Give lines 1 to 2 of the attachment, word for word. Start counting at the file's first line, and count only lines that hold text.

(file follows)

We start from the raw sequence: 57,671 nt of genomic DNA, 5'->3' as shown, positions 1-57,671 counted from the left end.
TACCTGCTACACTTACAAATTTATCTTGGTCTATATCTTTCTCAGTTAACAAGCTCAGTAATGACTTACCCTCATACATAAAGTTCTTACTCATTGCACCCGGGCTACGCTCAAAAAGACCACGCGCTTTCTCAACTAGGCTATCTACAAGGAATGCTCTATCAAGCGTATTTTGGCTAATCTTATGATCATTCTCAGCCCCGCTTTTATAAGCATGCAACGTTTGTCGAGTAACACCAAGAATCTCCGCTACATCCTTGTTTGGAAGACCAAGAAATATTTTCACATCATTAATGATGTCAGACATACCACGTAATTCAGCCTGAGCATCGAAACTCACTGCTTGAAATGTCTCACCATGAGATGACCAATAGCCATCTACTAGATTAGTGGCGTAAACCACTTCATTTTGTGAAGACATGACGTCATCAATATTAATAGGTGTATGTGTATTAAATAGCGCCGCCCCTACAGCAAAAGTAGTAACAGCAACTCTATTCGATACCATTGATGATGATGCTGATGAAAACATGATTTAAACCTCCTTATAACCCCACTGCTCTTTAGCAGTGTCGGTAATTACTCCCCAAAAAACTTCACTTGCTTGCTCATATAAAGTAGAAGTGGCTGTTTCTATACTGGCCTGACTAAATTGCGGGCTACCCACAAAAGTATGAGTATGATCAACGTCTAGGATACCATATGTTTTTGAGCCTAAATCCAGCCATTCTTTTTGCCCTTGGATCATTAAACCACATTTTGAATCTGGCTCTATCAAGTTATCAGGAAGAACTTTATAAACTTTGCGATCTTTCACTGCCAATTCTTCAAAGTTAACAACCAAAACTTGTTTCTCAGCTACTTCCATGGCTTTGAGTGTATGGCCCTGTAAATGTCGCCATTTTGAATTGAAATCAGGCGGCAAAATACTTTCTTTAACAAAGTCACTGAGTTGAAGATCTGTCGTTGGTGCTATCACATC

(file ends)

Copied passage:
We start from the raw sequence: 57,671 nt of genomic DNA, 5'->3' as shown, positions 1-57,671 counted from the left end.
TACCTGCTACACTTACAAATTTATCTTGGTCTATATCTTTCTCAGTTAACAAGCTCAGTAATGACTTACCCTCATACATAAAGTTCTTACTCATTGCACCCGGGCTACGCTCAAAAAGACCACGCGCTTTCTCAACTAGGCTATCTACAAGGAATGCTCTATCAAGCGTATTTTGGCTAATCTTATGATCATTCTCAGCCCCGCTTTTATAAGCATGCAACGTTTGTCGAGTAACACCAAGAATCTCCGCTACATCCTTGTTTGGAAGACCAAGAAATATTTTCACATCATTAATGATGTCAGACATACCACGTAATTCAGCCTGAGCATCGAAACTCACTGCTTGAAATGTCTCACCATGAGATGACCAATAGCCATCTACTAGATTAGTGGCGTAAACCACTTCATTTTGTGAAGACATGACGTCATCAATATTAATAGGTGTATGTGTATTAAATAGCGCCGCCCCTACAGCAAAAGTAGTAACAGCAACTCTATTCGATACCATTGATGATGATGCTGATGAAAACATGATTTAAACCTCCTTATAACCCCACTGCTCTTTAGCAGTGTCGGTAATTACTCCCCAAAAAACTTCACTTGCTTGCTCATATAAAGTAGAAGTGGCTGTTTCTATACTGGCCTGACTAAATTGCGGGCTACCCACAAAAGTATGAGTATGATCAACGTCTAGGATACCATATGTTTTTGAGCCTAAATCCAGCCATTCTTTTTGCCCTTGGATCATTAAACCACATTTTGAATCTGGCTCTATCAAGTTATCAGGAAGAACTTTATAAACTTTGCGATCTTTCACTGCCAATTCTTCAAAGTTAACAACCAAAACTTGTTTCTCAGCTACTTCCATGGCTTTGAGTGTATGGCCCTGTAAATGTCGCCATTTTGAATTGAAATCAGGCGGCAAAATACTTTCTTTAACAAAGTCACTGAGTTGAAGATCTGTCGTTGGTGCTATCACATC